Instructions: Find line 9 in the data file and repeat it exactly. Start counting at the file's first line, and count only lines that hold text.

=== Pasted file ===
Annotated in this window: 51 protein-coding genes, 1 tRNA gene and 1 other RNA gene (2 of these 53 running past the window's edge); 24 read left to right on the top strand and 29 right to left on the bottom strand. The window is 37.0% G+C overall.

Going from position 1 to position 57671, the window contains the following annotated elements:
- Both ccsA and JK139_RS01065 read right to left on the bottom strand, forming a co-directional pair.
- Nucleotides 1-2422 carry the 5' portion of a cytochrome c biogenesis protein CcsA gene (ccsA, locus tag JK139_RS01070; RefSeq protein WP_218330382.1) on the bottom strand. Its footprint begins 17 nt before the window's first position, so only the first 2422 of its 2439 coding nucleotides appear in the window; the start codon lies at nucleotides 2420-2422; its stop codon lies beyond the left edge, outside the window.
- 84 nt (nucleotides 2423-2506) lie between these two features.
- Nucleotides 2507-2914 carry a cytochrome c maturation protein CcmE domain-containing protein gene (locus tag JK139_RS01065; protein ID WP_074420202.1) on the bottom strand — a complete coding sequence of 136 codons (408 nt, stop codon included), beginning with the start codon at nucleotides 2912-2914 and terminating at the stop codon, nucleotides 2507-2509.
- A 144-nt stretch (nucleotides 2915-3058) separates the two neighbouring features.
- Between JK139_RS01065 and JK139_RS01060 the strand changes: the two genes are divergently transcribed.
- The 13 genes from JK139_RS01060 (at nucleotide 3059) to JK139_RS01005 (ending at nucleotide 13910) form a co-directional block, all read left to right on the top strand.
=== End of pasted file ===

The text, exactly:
- The 13 genes from JK139_RS01060 (at nucleotide 3059) to JK139_RS01005 (ending at nucleotide 13910) form a co-directional block, all read left to right on the top strand.